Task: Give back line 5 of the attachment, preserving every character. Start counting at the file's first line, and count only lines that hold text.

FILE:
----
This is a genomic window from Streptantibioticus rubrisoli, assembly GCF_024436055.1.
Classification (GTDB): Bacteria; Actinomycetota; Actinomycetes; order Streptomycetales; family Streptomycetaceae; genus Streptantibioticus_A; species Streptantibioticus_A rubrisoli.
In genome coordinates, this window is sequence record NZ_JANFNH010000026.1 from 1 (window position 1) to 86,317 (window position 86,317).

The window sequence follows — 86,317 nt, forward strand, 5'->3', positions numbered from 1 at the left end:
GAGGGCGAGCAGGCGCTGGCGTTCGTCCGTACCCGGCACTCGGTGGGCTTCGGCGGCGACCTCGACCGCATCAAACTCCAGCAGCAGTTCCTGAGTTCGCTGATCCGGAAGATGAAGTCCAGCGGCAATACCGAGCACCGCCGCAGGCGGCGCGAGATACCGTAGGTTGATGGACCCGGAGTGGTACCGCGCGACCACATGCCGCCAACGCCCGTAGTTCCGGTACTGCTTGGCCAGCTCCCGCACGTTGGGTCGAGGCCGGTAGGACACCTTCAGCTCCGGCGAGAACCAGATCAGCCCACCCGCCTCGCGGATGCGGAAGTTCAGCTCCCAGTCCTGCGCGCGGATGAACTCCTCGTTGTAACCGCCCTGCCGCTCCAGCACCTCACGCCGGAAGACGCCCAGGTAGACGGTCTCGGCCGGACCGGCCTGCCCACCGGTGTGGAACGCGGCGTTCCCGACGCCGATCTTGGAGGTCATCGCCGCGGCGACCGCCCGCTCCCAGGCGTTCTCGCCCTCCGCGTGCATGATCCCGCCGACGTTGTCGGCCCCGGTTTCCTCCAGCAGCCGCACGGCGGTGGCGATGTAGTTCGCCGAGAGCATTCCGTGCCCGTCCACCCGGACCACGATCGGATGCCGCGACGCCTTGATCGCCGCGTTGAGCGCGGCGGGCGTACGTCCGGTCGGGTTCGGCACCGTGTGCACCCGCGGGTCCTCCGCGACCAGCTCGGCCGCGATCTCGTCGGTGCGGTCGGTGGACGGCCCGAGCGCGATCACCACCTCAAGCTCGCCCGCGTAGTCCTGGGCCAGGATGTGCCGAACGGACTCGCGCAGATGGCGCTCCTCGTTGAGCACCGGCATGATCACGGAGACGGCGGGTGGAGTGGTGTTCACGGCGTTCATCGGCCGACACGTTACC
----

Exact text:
GAGGGCGAGCAGGCGCTGGCGTTCGTCCGTACCCGGCACTCGGTGGGCTTCGGCGGCGACCTCGACCGCATCAAACTCCAGCAGCAGTTCCTGAGTTCGCTGATCCGGAAGATGAAGTCCAGCGGCAATACCGAGCACCGCCGCAGGCGGCGCGAGATACCGTAGGTTGATGGACCCGGAGTGGTACCGCGCGACCACATGCCGCCAACGCCCGTAGTTCCGGTACTGCTTGGCCAGCTCCCGCACGTTGGGTCGAGGCCGGTAGGACACCTTCAGCTCCGGCGAGAACCAGATCAGCCCACCCGCCTCGCGGATGCGGAAGTTCAGCTCCCAGTCCTGCGCGCGGATGAACTCCTCGTTGTAACCGCCCTGCCGCTCCAGCACCTCACGCCGGAAGACGCCCAGGTAGACGGTCTCGGCCGGACCGGCCTGCCCACCGGTGTGGAACGCGGCGTTCCCGACGCCGATCTTGGAGGTCATCGCCGCGGCGACCGCCCGCTCCCAGGCGTTCTCGCCCTCCGCGTGCATGATCCCGCCGACGTTGTCGGCCCCGGTTTCCTCCAGCAGCCGCACGGCGGTGGCGATGTAGTTCGCCGAGAGCATTCCGTGCCCGTCCACCCGGACCACGATCGGATGCCGCGACGCCTTGATCGCCGCGTTGAGCGCGGCGGGCGTACGTCCGGTCGGGTTCGGCACCGTGTGCACCCGCGGGTCCTCCGCGACCAGCTCGGCCGCGATCTCGTCGGTGCGGTCGGTGGACGGCCCGAGCGCGATCACCACCTCAAGCTCGCCCGCGTAGTCCTGGGCCAGGATGTGCCGAACGGACTCGCGCAGATGGCGCTCCTCGTTGAGCACCGGCATGATCACGGAGACGGCGGGTGGAGTGGTGTTCACGGCGTTCATCGGCCGACACGTTACC